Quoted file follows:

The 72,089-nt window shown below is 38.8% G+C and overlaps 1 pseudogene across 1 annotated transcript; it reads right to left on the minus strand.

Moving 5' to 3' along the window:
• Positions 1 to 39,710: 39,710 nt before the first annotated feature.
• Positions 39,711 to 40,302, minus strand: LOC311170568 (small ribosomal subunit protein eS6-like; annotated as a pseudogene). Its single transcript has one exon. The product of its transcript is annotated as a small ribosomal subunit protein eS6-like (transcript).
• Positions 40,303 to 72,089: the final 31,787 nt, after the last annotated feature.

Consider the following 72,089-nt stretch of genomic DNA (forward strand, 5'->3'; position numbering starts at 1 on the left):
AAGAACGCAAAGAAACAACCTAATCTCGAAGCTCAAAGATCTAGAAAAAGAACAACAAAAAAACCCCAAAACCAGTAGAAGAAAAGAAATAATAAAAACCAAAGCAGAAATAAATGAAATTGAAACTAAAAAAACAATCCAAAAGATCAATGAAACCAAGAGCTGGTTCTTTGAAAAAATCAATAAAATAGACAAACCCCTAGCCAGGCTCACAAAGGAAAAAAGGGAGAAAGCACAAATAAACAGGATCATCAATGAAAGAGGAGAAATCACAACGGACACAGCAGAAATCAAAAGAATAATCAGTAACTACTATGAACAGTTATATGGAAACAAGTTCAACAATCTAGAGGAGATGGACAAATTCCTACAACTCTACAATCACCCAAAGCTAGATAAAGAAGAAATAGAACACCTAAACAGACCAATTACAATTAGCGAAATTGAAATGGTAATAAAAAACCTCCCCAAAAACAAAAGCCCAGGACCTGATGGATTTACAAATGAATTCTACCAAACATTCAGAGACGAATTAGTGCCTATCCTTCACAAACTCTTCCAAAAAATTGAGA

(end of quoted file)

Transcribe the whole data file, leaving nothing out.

The 72,089-nt window shown below is 38.8% G+C and overlaps 1 pseudogene across 1 annotated transcript; it reads right to left on the minus strand.

Moving 5' to 3' along the window:
• Positions 1 to 39,710: 39,710 nt before the first annotated feature.
• Positions 39,711 to 40,302, minus strand: LOC311170568 (small ribosomal subunit protein eS6-like; annotated as a pseudogene). Its single transcript has one exon. The product of its transcript is annotated as a small ribosomal subunit protein eS6-like (transcript).
• Positions 40,303 to 72,089: the final 31,787 nt, after the last annotated feature.

Consider the following 72,089-nt stretch of genomic DNA (forward strand, 5'->3'; position numbering starts at 1 on the left):
AAGAACGCAAAGAAACAACCTAATCTCGAAGCTCAAAGATCTAGAAAAAGAACAACAAAAAAACCCCAAAACCAGTAGAAGAAAAGAAATAATAAAAACCAAAGCAGAAATAAATGAAATTGAAACTAAAAAAACAATCCAAAAGATCAATGAAACCAAGAGCTGGTTCTTTGAAAAAATCAATAAAATAGACAAACCCCTAGCCAGGCTCACAAAGGAAAAAAGGGAGAAAGCACAAATAAACAGGATCATCAATGAAAGAGGAGAAATCACAACGGACACAGCAGAAATCAAAAGAATAATCAGTAACTACTATGAACAGTTATATGGAAACAAGTTCAACAATCTAGAGGAGATGGACAAATTCCTACAACTCTACAATCACCCAAAGCTAGATAAAGAAGAAATAGAACACCTAAACAGACCAATTACAATTAGCGAAATTGAAATGGTAATAAAAAACCTCCCCAAAAACAAAAGCCCAGGACCTGATGGATTTACAAATGAATTCTACCAAACATTCAGAGACGAATTAGTGCCTATCCTTCACAAACTCTTCCAAAAAATTGAGA